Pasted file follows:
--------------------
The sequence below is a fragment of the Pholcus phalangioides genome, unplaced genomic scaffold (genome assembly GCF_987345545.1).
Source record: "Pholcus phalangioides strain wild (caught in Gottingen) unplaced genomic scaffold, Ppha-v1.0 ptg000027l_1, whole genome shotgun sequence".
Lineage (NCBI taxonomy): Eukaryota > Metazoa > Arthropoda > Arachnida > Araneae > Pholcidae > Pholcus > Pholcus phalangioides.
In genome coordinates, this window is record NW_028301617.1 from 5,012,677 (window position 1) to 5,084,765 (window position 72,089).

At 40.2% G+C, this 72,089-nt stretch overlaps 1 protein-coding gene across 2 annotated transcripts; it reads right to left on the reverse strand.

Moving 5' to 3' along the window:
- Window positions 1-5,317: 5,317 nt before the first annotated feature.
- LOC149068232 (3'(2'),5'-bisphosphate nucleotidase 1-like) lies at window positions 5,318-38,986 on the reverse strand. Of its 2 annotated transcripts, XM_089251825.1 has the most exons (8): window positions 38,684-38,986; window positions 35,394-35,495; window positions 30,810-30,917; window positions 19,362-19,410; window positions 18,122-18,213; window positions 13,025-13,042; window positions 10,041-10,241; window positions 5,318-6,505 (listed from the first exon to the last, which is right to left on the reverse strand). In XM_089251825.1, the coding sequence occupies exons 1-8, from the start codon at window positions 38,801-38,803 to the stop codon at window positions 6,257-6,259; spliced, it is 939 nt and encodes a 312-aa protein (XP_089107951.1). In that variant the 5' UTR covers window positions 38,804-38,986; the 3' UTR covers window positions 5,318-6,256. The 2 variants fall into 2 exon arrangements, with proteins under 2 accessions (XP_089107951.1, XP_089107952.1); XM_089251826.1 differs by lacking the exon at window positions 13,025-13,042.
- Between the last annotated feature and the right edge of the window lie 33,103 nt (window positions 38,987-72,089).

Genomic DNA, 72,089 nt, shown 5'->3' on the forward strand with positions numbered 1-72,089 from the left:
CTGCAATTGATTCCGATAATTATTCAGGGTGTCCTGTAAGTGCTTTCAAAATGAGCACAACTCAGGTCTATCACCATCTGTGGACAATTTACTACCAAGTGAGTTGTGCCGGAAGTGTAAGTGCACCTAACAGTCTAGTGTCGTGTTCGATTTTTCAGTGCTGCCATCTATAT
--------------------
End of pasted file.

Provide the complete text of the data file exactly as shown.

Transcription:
The sequence below is a fragment of the Pholcus phalangioides genome, unplaced genomic scaffold (genome assembly GCF_987345545.1).
Source record: "Pholcus phalangioides strain wild (caught in Gottingen) unplaced genomic scaffold, Ppha-v1.0 ptg000027l_1, whole genome shotgun sequence".
Lineage (NCBI taxonomy): Eukaryota > Metazoa > Arthropoda > Arachnida > Araneae > Pholcidae > Pholcus > Pholcus phalangioides.
In genome coordinates, this window is record NW_028301617.1 from 5,012,677 (window position 1) to 5,084,765 (window position 72,089).

At 40.2% G+C, this 72,089-nt stretch overlaps 1 protein-coding gene across 2 annotated transcripts; it reads right to left on the reverse strand.

Moving 5' to 3' along the window:
- Window positions 1-5,317: 5,317 nt before the first annotated feature.
- LOC149068232 (3'(2'),5'-bisphosphate nucleotidase 1-like) lies at window positions 5,318-38,986 on the reverse strand. Of its 2 annotated transcripts, XM_089251825.1 has the most exons (8): window positions 38,684-38,986; window positions 35,394-35,495; window positions 30,810-30,917; window positions 19,362-19,410; window positions 18,122-18,213; window positions 13,025-13,042; window positions 10,041-10,241; window positions 5,318-6,505 (listed from the first exon to the last, which is right to left on the reverse strand). In XM_089251825.1, the coding sequence occupies exons 1-8, from the start codon at window positions 38,801-38,803 to the stop codon at window positions 6,257-6,259; spliced, it is 939 nt and encodes a 312-aa protein (XP_089107951.1). In that variant the 5' UTR covers window positions 38,804-38,986; the 3' UTR covers window positions 5,318-6,256. The 2 variants fall into 2 exon arrangements, with proteins under 2 accessions (XP_089107951.1, XP_089107952.1); XM_089251826.1 differs by lacking the exon at window positions 13,025-13,042.
- Between the last annotated feature and the right edge of the window lie 33,103 nt (window positions 38,987-72,089).

Genomic DNA, 72,089 nt, shown 5'->3' on the forward strand with positions numbered 1-72,089 from the left:
CTGCAATTGATTCCGATAATTATTCAGGGTGTCCTGTAAGTGCTTTCAAAATGAGCACAACTCAGGTCTATCACCATCTGTGGACAATTTACTACCAAGTGAGTTGTGCCGGAAGTGTAAGTGCACCTAACAGTCTAGTGTCGTGTTCGATTTTTCAGTGCTGCCATCTATAT